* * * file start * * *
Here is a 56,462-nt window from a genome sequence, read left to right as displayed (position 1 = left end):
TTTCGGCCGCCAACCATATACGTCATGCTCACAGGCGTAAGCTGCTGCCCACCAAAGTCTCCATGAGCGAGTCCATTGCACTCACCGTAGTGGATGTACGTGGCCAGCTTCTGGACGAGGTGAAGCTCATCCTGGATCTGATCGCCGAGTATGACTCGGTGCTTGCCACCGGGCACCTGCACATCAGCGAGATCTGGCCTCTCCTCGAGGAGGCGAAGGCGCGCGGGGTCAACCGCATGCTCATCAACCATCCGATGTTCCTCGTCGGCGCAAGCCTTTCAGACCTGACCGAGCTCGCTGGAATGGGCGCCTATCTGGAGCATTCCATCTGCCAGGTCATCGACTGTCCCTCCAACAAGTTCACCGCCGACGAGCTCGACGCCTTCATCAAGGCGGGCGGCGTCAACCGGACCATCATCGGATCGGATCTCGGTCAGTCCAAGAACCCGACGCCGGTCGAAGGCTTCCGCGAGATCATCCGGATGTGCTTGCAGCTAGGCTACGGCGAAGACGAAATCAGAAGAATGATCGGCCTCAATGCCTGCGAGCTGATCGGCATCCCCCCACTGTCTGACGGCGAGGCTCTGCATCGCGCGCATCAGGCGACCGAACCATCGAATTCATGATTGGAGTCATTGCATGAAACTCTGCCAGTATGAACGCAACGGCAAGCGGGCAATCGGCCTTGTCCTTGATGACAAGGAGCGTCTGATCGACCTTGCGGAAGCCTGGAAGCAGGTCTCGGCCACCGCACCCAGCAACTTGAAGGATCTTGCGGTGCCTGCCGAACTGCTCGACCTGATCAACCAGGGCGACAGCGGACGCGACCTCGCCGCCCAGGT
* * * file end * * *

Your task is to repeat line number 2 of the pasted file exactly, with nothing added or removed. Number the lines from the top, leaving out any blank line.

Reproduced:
TTTCGGCCGCCAACCATATACGTCATGCTCACAGGCGTAAGCTGCTGCCCACCAAAGTCTCCATGAGCGAGTCCATTGCACTCACCGTAGTGGATGTACGTGGCCAGCTTCTGGACGAGGTGAAGCTCATCCTGGATCTGATCGCCGAGTATGACTCGGTGCTTGCCACCGGGCACCTGCACATCAGCGAGATCTGGCCTCTCCTCGAGGAGGCGAAGGCGCGCGGGGTCAACCGCATGCTCATCAACCATCCGATGTTCCTCGTCGGCGCAAGCCTTTCAGACCTGACCGAGCTCGCTGGAATGGGCGCCTATCTGGAGCATTCCATCTGCCAGGTCATCGACTGTCCCTCCAACAAGTTCACCGCCGACGAGCTCGACGCCTTCATCAAGGCGGGCGGCGTCAACCGGACCATCATCGGATCGGATCTCGGTCAGTCCAAGAACCCGACGCCGGTCGAAGGCTTCCGCGAGATCATCCGGATGTGCTTGCAGCTAGGCTACGGCGAAGACGAAATCAGAAGAATGATCGGCCTCAATGCCTGCGAGCTGATCGGCATCCCCCCACTGTCTGACGGCGAGGCTCTGCATCGCGCGCATCAGGCGACCGAACCATCGAATTCATGATTGGAGTCATTGCATGAAACTCTGCCAGTATGAACGCAACGGCAAGCGGGCAATCGGCCTTGTCCTTGATGACAAGGAGCGTCTGATCGACCTTGCGGAAGCCTGGAAGCAGGTCTCGGCCACCGCACCCAGCAACTTGAAGGATCTTGCGGTGCCTGCCGAACTGCTCGACCTGATCAACCAGGGCGACAGCGGACGCGACCTCGCCGCCCAGGT